America's Boys: A Bunch of Budding Little Rapists
As a mother with a son, I follow various #boymom blogs and Twitter accounts. These optimistic moms (successful mom sites are either optimistic or sarcastic, negativity isn't allowed) worry about rambunctiousness in school, messes, and high activity levels—so many little things that young boys do that society discourages. But those little things, they turn into big things.
As a writer I do a fair amount of reading on cultural trends. What I see scares me.
My son is an early-sprouting 11 year old. I noticed the change in how the general public perceives him about the time he overtook my height and his voice started deepening. Many, especially those without sons, see boys as inherently dangerous just for their Y chromosome. As my son starts to look like a man, I worry about him going to college, not that he would get in but that he would be allowed to stay. I worry about things that might stress him but that society will dismiss or ignore. I worry about him getting and staying married and possibly losing his children, not because he is a deadbeat, but because courts still assume mother care trumps everything.
Those with young sons haven't felt these assumptions against all men yet. Those with older sons likely know them all too well. That all men are potential rapists is probably the worst, and the most popular. Some mothers of college age sons have formed an advocacy group to help young men with this blanket assumption. Still, men's rapist potential gets the press.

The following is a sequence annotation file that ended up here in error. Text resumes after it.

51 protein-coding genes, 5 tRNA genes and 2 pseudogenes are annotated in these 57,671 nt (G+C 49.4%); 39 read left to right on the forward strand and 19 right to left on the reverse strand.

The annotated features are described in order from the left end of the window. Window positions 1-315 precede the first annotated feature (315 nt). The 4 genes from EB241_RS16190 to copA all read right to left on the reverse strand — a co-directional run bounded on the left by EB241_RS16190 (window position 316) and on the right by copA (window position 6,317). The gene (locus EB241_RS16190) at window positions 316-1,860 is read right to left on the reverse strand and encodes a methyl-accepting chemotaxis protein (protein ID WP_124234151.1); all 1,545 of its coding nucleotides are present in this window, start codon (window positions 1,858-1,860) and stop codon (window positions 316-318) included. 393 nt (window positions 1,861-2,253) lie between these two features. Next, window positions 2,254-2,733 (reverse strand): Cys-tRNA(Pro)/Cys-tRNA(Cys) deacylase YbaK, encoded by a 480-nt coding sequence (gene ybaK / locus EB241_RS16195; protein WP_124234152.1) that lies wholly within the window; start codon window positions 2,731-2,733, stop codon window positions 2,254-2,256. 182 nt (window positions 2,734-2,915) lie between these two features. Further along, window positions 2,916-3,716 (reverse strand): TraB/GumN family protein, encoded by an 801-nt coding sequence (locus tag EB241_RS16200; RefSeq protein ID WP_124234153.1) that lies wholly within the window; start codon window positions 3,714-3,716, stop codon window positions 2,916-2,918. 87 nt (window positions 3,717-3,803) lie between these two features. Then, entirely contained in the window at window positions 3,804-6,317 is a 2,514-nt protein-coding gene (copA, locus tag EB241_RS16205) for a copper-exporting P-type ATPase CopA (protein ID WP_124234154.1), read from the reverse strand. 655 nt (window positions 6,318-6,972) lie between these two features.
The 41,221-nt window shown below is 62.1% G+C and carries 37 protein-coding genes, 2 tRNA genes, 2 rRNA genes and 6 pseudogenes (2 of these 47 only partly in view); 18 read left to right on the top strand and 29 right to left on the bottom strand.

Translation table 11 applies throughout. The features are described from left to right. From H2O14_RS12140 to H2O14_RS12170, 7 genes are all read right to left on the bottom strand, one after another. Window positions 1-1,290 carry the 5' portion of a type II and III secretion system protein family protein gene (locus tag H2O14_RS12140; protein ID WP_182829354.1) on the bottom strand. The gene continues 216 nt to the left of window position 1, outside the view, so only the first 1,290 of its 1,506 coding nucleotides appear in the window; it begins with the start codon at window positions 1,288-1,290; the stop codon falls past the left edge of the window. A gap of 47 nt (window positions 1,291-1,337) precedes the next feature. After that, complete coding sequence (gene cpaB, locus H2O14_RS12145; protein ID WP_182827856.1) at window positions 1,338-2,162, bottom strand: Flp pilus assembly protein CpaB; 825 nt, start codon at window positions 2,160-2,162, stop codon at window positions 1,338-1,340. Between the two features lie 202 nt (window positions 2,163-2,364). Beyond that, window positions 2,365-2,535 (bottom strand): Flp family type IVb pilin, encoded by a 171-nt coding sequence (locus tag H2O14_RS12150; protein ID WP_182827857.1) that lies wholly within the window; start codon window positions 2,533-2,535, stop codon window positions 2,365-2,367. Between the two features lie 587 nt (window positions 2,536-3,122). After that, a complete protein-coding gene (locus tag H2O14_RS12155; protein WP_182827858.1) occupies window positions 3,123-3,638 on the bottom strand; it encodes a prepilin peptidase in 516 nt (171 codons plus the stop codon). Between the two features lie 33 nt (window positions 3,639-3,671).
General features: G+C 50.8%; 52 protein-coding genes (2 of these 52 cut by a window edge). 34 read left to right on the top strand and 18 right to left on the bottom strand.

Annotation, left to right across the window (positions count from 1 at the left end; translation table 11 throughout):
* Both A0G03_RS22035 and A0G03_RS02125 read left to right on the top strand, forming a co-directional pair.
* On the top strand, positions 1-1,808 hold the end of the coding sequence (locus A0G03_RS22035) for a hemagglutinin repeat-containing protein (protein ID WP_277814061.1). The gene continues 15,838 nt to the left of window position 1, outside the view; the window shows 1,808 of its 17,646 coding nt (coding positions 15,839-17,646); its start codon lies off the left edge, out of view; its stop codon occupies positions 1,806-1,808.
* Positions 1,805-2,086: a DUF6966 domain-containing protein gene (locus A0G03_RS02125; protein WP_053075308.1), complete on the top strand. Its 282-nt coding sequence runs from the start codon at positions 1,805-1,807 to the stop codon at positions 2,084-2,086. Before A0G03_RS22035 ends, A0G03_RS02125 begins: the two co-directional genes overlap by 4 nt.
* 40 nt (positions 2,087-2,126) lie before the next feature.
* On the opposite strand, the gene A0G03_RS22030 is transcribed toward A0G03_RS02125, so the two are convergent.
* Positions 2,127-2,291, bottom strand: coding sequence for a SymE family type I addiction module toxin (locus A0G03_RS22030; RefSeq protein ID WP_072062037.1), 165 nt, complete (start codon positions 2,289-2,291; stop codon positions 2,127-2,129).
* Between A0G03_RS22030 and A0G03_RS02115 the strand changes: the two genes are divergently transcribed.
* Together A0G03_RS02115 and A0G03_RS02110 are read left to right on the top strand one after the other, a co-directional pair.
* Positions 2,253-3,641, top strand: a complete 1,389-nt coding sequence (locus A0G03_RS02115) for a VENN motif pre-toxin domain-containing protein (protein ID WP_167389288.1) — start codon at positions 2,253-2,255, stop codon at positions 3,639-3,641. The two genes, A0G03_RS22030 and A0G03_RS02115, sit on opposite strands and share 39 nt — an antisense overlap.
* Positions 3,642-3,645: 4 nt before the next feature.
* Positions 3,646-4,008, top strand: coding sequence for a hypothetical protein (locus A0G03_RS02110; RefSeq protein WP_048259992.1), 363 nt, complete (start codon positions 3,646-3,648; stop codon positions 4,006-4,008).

This is an excerpt from a Rolling Stone interview with the author of a new book on rape culture, Asking for It. Since it is Rolling Stone, of course there is a kind of shill factor. The publication has no credibility—about anything, really, but about rape issues for certain. The book and the attitude it represents, however, are both real. From "America Has a Rape Problem—And Kate Harding Wants to Fix It":
Is that what you mean when you say in the book that "every American boy is at risk of growing up to become a rapist"?
When I say that, I mean that American boys are all growing up in the same rape culture, so they're growing up with this incredible sense of entitlement to women's bodies. Boys are taught that sex is their right – it's on demand, basically – and that girls will resist, and their job is to overcome that resistance. Instead of teaching them about respecting girls as fellow human beings, they're taught that girls are sexual organs.
A culture that devalues girls and women gives social cover to people who want to rape. You don't know which boy is going to be the one who says, "I'm going to go for it."
America's boys. Just a bunch of budding little rapists.
And I do wonder, what does the mother of the 15-year-old boy who was groomed and raped by his friend's mother, a former NFL cheerleader who got 48 weekends of jail, think of that?
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